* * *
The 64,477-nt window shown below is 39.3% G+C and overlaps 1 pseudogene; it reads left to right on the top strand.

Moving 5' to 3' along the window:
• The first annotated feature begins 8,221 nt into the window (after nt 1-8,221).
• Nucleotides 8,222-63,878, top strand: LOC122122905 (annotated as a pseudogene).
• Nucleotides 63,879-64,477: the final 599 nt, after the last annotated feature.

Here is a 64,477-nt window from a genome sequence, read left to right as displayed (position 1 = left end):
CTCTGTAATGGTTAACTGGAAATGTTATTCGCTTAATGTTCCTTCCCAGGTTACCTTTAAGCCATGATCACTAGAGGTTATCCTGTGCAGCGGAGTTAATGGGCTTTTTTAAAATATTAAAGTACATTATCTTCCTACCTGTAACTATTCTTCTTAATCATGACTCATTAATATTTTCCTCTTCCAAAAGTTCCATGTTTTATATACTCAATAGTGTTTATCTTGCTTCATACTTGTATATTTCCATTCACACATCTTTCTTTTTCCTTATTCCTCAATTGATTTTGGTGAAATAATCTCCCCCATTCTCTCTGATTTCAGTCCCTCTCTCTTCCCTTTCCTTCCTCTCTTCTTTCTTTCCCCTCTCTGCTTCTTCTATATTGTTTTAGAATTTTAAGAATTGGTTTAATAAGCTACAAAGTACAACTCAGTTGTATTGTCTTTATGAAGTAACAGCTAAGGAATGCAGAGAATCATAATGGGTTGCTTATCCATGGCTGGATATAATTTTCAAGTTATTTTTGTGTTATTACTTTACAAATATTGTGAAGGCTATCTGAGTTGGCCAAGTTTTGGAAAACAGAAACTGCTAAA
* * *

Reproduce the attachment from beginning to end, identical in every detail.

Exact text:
The 64,477-nt window shown below is 39.3% G+C and overlaps 1 pseudogene; it reads left to right on the top strand.

Moving 5' to 3' along the window:
• The first annotated feature begins 8,221 nt into the window (after nt 1-8,221).
• Nucleotides 8,222-63,878, top strand: LOC122122905 (annotated as a pseudogene).
• Nucleotides 63,879-64,477: the final 599 nt, after the last annotated feature.

Here is a 64,477-nt window from a genome sequence, read left to right as displayed (position 1 = left end):
CTCTGTAATGGTTAACTGGAAATGTTATTCGCTTAATGTTCCTTCCCAGGTTACCTTTAAGCCATGATCACTAGAGGTTATCCTGTGCAGCGGAGTTAATGGGCTTTTTTAAAATATTAAAGTACATTATCTTCCTACCTGTAACTATTCTTCTTAATCATGACTCATTAATATTTTCCTCTTCCAAAAGTTCCATGTTTTATATACTCAATAGTGTTTATCTTGCTTCATACTTGTATATTTCCATTCACACATCTTTCTTTTTCCTTATTCCTCAATTGATTTTGGTGAAATAATCTCCCCCATTCTCTCTGATTTCAGTCCCTCTCTCTTCCCTTTCCTTCCTCTCTTCTTTCTTTCCCCTCTCTGCTTCTTCTATATTGTTTTAGAATTTTAAGAATTGGTTTAATAAGCTACAAAGTACAACTCAGTTGTATTGTCTTTATGAAGTAACAGCTAAGGAATGCAGAGAATCATAATGGGTTGCTTATCCATGGCTGGATATAATTTTCAAGTTATTTTTGTGTTATTACTTTACAAATATTGTGAAGGCTATCTGAGTTGGCCAAGTTTTGGAAAACAGAAACTGCTAAA